Great news right out of our own backyard. Montgomery County, Maryland, the county that surrounds most of Northwest Washington DC and the most populous county in Maryland, announced today that its jails would no longer honor detainers issued by Immigration & Customs Enforcement except under very specific circumstances. This decision places a vice grip on one of the region’s most reliable ICE enforcement pipelines and is further evidence that local municipalities are rejecting the damage done to communities by the heavy-handed enforcement activities of the current administration. We answer some basic questions about what this change means.
What is a Detainer?
A detainer is a request filed by Immigration & Customs Enforcement with a jail or prison asking the jail or prison t0o continue to detain an individual beyond their release date so that ICE can assume custody over the individual.
Is this like an “ICE hold?”
Yes, an “ICE hold” is a common name for a detainer.
Are there any rules about detainers?
Yes, under U.S. immigration law, ICE may only request that a jurisdiction hold an individual up to 48 hours beyond their scheduled release date (not including holidays and weekends) for ICE to assume custody of a detainee.
Why does ICE issue detainers?
ICE issues a detainer when it learns that an individual being held in local law enforcement custody may be subject to removal from the United States. The issuance of a detainer is how ICE expresses an interest in an individual. It does not necessarily mean that an individual is subject to removal. A detainer allows ICE to assume custody and determine whether to charge an individual with removal.
Is a jurisdiction obligated to honor ICE detainers?
No. An increasing number of jurisdictions are rejecting ICE detainers as inconsistent with their own law enforcement prerogatives. Over 250 jurisdictions including the State of California, New York City, Washington DC, Boston, Denver and San Francisco refuse to honor ICE detainers.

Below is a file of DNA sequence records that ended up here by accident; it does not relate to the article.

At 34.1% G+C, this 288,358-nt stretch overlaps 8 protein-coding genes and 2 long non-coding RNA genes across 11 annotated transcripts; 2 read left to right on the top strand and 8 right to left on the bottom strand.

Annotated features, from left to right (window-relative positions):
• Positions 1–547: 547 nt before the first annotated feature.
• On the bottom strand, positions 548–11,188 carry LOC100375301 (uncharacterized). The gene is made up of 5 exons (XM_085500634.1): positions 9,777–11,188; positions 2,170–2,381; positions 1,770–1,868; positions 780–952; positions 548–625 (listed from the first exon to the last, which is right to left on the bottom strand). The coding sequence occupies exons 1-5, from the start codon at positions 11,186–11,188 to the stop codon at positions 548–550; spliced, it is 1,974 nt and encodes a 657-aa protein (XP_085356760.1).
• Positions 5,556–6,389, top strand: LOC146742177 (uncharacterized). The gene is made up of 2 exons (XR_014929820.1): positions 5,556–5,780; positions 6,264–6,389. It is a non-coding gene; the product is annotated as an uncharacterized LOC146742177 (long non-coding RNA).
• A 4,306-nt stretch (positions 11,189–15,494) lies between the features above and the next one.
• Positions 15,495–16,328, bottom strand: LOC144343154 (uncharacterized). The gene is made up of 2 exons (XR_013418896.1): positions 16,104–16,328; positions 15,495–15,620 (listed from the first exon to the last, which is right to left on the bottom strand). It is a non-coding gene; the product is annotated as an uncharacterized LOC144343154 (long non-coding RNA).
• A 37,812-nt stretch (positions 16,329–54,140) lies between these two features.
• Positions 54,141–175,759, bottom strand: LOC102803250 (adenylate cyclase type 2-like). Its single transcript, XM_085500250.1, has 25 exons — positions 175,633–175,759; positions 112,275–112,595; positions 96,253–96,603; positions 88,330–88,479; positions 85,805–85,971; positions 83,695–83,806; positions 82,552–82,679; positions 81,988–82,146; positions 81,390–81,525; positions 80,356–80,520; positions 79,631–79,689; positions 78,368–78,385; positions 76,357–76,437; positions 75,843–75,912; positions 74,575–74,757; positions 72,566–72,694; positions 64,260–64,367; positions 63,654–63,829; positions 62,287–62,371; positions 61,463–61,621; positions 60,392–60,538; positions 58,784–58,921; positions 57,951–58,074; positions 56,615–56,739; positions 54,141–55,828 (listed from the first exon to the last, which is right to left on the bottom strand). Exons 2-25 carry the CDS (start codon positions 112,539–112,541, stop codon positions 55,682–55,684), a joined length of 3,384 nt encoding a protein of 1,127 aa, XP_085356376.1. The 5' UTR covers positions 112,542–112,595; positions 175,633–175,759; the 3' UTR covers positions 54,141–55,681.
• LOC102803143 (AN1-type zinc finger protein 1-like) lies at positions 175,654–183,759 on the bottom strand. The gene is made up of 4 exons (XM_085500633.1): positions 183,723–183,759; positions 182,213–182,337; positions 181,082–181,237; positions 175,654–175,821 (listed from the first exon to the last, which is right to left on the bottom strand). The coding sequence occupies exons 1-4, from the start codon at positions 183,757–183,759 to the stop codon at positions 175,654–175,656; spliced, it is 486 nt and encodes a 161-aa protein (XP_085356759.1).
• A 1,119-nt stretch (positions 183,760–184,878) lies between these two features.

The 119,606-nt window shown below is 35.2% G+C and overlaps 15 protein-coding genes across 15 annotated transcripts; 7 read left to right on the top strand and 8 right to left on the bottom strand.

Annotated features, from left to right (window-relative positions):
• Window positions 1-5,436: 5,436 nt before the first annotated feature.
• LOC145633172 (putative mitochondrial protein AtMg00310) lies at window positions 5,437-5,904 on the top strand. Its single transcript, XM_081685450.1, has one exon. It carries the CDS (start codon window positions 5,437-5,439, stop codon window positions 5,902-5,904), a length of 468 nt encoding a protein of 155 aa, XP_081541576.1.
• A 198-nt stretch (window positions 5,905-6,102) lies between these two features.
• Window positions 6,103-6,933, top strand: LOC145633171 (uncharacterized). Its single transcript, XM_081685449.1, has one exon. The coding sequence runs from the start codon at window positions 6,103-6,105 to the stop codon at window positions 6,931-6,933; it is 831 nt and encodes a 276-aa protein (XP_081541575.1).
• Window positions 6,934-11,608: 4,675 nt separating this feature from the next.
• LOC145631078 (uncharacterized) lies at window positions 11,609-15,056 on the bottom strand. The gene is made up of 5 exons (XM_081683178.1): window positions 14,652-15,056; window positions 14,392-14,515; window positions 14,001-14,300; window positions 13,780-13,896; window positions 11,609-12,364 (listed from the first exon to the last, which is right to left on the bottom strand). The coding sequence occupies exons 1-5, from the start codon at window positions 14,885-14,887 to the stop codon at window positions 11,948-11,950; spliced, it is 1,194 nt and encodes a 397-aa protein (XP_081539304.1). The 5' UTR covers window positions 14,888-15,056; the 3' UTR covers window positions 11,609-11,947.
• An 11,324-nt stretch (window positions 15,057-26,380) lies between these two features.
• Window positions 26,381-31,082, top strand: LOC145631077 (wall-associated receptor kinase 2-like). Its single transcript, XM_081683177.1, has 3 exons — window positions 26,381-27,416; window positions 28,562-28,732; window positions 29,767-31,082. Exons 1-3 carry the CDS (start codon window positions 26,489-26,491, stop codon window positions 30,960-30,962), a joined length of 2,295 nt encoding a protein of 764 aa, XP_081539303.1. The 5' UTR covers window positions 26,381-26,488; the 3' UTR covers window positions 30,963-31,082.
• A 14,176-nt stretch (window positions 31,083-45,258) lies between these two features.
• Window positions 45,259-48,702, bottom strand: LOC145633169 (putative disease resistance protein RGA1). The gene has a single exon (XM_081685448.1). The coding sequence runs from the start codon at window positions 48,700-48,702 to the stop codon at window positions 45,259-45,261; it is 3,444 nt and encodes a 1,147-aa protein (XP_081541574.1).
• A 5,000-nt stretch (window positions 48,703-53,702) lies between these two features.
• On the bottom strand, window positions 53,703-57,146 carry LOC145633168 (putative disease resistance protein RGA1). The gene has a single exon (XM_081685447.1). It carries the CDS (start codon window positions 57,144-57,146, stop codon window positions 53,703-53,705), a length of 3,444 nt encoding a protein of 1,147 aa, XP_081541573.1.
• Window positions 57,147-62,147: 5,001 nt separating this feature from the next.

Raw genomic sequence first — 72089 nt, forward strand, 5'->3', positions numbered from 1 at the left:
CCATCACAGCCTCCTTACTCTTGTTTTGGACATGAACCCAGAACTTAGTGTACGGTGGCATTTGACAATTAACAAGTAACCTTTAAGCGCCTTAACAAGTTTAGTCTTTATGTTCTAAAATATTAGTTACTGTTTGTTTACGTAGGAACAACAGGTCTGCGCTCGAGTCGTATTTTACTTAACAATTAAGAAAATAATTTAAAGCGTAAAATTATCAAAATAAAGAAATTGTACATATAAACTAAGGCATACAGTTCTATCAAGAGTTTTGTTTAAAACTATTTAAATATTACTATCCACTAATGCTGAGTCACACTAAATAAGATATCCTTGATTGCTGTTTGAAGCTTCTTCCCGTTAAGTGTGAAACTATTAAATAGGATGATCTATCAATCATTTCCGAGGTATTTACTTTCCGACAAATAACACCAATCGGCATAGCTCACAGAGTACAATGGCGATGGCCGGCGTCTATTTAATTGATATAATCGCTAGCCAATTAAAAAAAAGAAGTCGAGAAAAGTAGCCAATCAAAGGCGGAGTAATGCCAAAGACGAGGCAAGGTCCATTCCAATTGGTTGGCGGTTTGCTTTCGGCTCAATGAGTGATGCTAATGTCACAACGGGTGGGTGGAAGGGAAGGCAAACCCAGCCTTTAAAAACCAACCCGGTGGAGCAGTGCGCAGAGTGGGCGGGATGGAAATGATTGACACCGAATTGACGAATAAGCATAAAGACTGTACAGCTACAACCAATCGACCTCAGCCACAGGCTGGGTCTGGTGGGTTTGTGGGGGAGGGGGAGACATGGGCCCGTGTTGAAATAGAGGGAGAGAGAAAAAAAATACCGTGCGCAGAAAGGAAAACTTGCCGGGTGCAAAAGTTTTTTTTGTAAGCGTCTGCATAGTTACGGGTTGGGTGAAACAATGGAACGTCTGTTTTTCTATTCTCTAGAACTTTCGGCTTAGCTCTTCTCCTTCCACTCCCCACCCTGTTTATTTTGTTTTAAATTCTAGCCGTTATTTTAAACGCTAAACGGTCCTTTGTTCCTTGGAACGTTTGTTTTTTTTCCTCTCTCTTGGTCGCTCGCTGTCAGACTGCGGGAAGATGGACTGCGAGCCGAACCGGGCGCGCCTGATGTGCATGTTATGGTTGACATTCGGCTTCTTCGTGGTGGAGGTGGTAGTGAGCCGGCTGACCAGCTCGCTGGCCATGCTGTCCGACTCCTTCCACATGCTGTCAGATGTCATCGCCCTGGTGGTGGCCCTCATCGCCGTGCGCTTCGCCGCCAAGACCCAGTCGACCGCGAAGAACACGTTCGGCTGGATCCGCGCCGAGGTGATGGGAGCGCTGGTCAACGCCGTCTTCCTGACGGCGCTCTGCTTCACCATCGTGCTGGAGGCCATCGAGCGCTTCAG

What happens if ICE does not assume custody over an individual after 48 hours?
The facility should release that individual. The authority to detain an individual beyond their release date is limited to 48 hours. Municipalities that detain individuals beyond that period are at risk of liability for unlawful detention.
Can an ICE hold prevent someone from being released on bail pre-trial?
Many local judges and prosecutors wrongly assume that a person subject to a detainer can not be released on bail pre-trial. A detainer does not render someone ineligible for release on bond. Many jurisdictions have assumed that because a detainer exists, bail may not be ordered. Sometimes if a person gets bail from a judge, the family has a hard time making the payment because the clerk believes she can not take it due to the detainer. Individuals eligible for bail should seek bail despite the existence of a detainer. Once the bail has been made, ICE may assume custody. However, since an individual will not have been convicted of a deportable offense at that time, ICE’s ability to detain may be limited. Criminal attorneys seeking bail for clients subject to detainers should coordinate with immigration counsel to pursue the most advantageous strategy for the client.
Why did Montgomery County do this?
In April 2014, Maryland Governor Martin O’Malley determined that jurisdictions in Maryland may face liability for detaining individuals after their eligibility for release. As counties absorbed the impact of this opinion and sought to protect themselves, counties began to rethink the wisdom of cooperating with detainers. In August 2014, the City of Baltimore stopped honoring detainers followed by Price George’s County in October. With Montgomery County, Maryland’s largest county, following suit, the momentum against detainers is unmistakable.
Why did Martin O’Malley do this?
O’Malley is widely believed to be running for President as a Democrat in 2016. O’Malley has clearly chosen to take a more aggressively pro-immigrant stand than other potential Presidential candidates.